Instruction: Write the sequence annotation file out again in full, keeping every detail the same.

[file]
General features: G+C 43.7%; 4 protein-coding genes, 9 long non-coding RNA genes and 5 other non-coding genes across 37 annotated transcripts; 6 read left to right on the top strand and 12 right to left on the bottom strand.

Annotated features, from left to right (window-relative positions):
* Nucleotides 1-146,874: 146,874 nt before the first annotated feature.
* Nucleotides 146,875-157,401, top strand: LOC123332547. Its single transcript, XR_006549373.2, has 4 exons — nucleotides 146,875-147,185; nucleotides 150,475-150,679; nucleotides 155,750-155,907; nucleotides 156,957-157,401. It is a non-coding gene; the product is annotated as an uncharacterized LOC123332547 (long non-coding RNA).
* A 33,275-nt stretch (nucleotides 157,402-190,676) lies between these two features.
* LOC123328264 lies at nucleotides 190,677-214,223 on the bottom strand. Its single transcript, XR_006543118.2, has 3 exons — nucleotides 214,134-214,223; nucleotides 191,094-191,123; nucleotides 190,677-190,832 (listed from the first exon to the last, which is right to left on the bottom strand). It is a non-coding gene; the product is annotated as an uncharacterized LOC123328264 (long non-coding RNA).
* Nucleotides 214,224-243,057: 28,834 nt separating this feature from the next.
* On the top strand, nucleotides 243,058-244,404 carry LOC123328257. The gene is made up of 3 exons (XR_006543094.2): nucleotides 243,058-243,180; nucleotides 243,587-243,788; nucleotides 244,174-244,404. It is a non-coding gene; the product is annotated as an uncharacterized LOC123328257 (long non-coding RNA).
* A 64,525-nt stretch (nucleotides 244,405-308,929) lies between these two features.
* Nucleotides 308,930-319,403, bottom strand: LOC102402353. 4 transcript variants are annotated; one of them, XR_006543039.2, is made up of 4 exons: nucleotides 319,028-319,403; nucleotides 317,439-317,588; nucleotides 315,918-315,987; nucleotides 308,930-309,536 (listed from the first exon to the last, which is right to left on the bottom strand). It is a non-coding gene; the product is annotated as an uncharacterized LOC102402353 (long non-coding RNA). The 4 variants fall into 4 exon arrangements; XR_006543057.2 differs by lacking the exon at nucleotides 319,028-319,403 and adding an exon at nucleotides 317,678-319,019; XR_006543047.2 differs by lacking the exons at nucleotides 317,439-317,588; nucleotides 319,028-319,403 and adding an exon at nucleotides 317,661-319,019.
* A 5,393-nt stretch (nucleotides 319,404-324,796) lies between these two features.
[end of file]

General features: G+C 43.7%; 4 protein-coding genes, 9 long non-coding RNA genes and 5 other non-coding genes across 37 annotated transcripts; 6 read left to right on the top strand and 12 right to left on the bottom strand.

Annotated features, from left to right (window-relative positions):
* Nucleotides 1-146,874: 146,874 nt before the first annotated feature.
* Nucleotides 146,875-157,401, top strand: LOC123332547. Its single transcript, XR_006549373.2, has 4 exons — nucleotides 146,875-147,185; nucleotides 150,475-150,679; nucleotides 155,750-155,907; nucleotides 156,957-157,401. It is a non-coding gene; the product is annotated as an uncharacterized LOC123332547 (long non-coding RNA).
* A 33,275-nt stretch (nucleotides 157,402-190,676) lies between these two features.
* LOC123328264 lies at nucleotides 190,677-214,223 on the bottom strand. Its single transcript, XR_006543118.2, has 3 exons — nucleotides 214,134-214,223; nucleotides 191,094-191,123; nucleotides 190,677-190,832 (listed from the first exon to the last, which is right to left on the bottom strand). It is a non-coding gene; the product is annotated as an uncharacterized LOC123328264 (long non-coding RNA).
* Nucleotides 214,224-243,057: 28,834 nt separating this feature from the next.
* On the top strand, nucleotides 243,058-244,404 carry LOC123328257. The gene is made up of 3 exons (XR_006543094.2): nucleotides 243,058-243,180; nucleotides 243,587-243,788; nucleotides 244,174-244,404. It is a non-coding gene; the product is annotated as an uncharacterized LOC123328257 (long non-coding RNA).
* A 64,525-nt stretch (nucleotides 244,405-308,929) lies between these two features.
* Nucleotides 308,930-319,403, bottom strand: LOC102402353. 4 transcript variants are annotated; one of them, XR_006543039.2, is made up of 4 exons: nucleotides 319,028-319,403; nucleotides 317,439-317,588; nucleotides 315,918-315,987; nucleotides 308,930-309,536 (listed from the first exon to the last, which is right to left on the bottom strand). It is a non-coding gene; the product is annotated as an uncharacterized LOC102402353 (long non-coding RNA). The 4 variants fall into 4 exon arrangements; XR_006543057.2 differs by lacking the exon at nucleotides 319,028-319,403 and adding an exon at nucleotides 317,678-319,019; XR_006543047.2 differs by lacking the exons at nucleotides 317,439-317,588; nucleotides 319,028-319,403 and adding an exon at nucleotides 317,661-319,019.
* A 5,393-nt stretch (nucleotides 319,404-324,796) lies between these two features.